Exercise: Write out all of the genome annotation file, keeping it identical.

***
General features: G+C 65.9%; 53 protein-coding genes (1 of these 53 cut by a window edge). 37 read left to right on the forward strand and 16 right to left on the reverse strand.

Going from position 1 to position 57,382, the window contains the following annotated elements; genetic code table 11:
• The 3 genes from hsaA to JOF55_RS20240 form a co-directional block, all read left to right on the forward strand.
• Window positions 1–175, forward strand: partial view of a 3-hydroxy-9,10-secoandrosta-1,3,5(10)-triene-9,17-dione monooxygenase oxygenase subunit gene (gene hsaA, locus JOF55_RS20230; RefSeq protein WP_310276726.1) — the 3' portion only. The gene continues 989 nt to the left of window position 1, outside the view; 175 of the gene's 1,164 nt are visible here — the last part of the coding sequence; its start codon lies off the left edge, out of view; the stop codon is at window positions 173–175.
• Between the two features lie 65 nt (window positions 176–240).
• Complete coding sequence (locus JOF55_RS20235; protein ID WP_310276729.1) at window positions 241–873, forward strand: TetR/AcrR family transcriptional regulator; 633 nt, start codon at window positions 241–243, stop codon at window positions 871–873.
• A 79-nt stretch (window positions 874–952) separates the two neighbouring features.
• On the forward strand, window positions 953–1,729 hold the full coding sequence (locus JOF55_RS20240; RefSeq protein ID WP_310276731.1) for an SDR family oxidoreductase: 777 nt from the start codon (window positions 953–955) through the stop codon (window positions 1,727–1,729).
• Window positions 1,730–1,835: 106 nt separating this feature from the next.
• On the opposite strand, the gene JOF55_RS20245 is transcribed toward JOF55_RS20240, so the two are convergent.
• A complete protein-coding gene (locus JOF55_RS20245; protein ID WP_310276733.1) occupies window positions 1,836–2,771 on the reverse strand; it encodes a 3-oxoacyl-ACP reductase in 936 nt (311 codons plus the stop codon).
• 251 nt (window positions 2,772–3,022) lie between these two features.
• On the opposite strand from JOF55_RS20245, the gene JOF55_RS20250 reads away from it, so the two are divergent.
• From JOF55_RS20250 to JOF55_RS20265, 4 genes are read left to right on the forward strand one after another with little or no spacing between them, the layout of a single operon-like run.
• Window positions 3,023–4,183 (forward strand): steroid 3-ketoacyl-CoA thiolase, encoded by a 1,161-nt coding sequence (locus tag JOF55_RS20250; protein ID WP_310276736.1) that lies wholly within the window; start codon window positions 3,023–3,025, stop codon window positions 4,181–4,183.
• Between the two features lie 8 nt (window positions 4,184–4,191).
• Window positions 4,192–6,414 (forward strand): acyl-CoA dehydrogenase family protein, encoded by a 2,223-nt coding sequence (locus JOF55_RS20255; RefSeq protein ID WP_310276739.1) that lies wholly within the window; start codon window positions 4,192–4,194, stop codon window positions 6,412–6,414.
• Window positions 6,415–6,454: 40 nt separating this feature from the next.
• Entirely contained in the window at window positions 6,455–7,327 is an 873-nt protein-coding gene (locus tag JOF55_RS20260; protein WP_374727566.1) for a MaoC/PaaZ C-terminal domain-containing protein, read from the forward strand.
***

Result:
General features: G+C 65.9%; 53 protein-coding genes (1 of these 53 cut by a window edge). 37 read left to right on the forward strand and 16 right to left on the reverse strand.

Going from position 1 to position 57,382, the window contains the following annotated elements; genetic code table 11:
• The 3 genes from hsaA to JOF55_RS20240 form a co-directional block, all read left to right on the forward strand.
• Window positions 1–175, forward strand: partial view of a 3-hydroxy-9,10-secoandrosta-1,3,5(10)-triene-9,17-dione monooxygenase oxygenase subunit gene (gene hsaA, locus JOF55_RS20230; RefSeq protein WP_310276726.1) — the 3' portion only. The gene continues 989 nt to the left of window position 1, outside the view; 175 of the gene's 1,164 nt are visible here — the last part of the coding sequence; its start codon lies off the left edge, out of view; the stop codon is at window positions 173–175.
• Between the two features lie 65 nt (window positions 176–240).
• Complete coding sequence (locus JOF55_RS20235; protein ID WP_310276729.1) at window positions 241–873, forward strand: TetR/AcrR family transcriptional regulator; 633 nt, start codon at window positions 241–243, stop codon at window positions 871–873.
• A 79-nt stretch (window positions 874–952) separates the two neighbouring features.
• On the forward strand, window positions 953–1,729 hold the full coding sequence (locus JOF55_RS20240; RefSeq protein ID WP_310276731.1) for an SDR family oxidoreductase: 777 nt from the start codon (window positions 953–955) through the stop codon (window positions 1,727–1,729).
• Window positions 1,730–1,835: 106 nt separating this feature from the next.
• On the opposite strand, the gene JOF55_RS20245 is transcribed toward JOF55_RS20240, so the two are convergent.
• A complete protein-coding gene (locus JOF55_RS20245; protein ID WP_310276733.1) occupies window positions 1,836–2,771 on the reverse strand; it encodes a 3-oxoacyl-ACP reductase in 936 nt (311 codons plus the stop codon).
• 251 nt (window positions 2,772–3,022) lie between these two features.
• On the opposite strand from JOF55_RS20245, the gene JOF55_RS20250 reads away from it, so the two are divergent.
• From JOF55_RS20250 to JOF55_RS20265, 4 genes are read left to right on the forward strand one after another with little or no spacing between them, the layout of a single operon-like run.
• Window positions 3,023–4,183 (forward strand): steroid 3-ketoacyl-CoA thiolase, encoded by a 1,161-nt coding sequence (locus tag JOF55_RS20250; protein ID WP_310276736.1) that lies wholly within the window; start codon window positions 3,023–3,025, stop codon window positions 4,181–4,183.
• Between the two features lie 8 nt (window positions 4,184–4,191).
• Window positions 4,192–6,414 (forward strand): acyl-CoA dehydrogenase family protein, encoded by a 2,223-nt coding sequence (locus JOF55_RS20255; RefSeq protein ID WP_310276739.1) that lies wholly within the window; start codon window positions 4,192–4,194, stop codon window positions 6,412–6,414.
• Window positions 6,415–6,454: 40 nt separating this feature from the next.
• Entirely contained in the window at window positions 6,455–7,327 is an 873-nt protein-coding gene (locus tag JOF55_RS20260; protein WP_374727566.1) for a MaoC/PaaZ C-terminal domain-containing protein, read from the forward strand.